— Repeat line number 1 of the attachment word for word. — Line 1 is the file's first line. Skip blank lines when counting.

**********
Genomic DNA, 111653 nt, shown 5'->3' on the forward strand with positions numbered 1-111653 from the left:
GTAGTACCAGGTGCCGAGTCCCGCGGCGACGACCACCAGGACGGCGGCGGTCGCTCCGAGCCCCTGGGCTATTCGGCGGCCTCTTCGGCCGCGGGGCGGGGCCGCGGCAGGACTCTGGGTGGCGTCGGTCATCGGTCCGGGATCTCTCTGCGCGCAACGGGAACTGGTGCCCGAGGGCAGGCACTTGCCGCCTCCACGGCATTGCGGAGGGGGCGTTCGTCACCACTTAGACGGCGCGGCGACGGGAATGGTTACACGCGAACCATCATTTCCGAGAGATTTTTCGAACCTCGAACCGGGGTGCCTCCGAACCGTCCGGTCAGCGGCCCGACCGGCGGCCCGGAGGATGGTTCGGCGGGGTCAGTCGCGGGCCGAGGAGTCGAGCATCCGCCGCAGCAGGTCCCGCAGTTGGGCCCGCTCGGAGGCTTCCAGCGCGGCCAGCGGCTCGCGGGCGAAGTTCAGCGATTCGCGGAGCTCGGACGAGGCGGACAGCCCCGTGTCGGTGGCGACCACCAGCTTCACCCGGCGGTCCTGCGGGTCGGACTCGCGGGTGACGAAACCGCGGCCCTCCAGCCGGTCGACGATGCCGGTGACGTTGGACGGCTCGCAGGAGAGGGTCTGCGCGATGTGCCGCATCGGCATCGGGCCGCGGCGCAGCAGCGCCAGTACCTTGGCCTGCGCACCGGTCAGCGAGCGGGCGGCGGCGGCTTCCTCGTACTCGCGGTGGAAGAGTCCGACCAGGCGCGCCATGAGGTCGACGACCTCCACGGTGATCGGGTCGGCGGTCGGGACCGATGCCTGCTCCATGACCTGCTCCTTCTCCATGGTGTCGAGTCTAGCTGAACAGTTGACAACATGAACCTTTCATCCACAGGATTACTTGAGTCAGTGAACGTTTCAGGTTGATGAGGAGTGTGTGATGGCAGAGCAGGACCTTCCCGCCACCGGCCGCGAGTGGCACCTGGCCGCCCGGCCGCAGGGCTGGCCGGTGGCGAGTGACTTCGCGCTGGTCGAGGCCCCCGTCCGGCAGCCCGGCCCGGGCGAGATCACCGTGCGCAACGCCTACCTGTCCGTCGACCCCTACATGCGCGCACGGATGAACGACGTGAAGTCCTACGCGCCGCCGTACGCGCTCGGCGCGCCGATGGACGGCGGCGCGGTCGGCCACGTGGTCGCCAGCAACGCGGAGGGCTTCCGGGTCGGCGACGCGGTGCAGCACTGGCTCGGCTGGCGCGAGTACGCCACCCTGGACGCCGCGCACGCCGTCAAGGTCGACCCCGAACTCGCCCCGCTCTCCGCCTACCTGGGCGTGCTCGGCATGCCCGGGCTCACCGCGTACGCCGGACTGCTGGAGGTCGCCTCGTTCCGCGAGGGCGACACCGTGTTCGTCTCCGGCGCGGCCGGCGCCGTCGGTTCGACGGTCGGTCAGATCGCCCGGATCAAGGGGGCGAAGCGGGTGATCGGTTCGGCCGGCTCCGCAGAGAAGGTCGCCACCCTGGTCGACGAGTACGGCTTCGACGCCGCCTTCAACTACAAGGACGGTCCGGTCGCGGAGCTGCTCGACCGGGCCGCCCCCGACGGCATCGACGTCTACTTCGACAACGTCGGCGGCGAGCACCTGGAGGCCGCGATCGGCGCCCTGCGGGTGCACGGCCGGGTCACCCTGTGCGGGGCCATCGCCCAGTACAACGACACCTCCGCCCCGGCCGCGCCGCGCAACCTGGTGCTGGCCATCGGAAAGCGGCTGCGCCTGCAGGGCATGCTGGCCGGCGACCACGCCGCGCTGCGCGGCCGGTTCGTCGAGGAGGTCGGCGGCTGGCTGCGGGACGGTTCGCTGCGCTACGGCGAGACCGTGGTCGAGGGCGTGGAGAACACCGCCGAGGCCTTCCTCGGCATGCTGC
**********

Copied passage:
Genomic DNA, 111653 nt, shown 5'->3' on the forward strand with positions numbered 1-111653 from the left: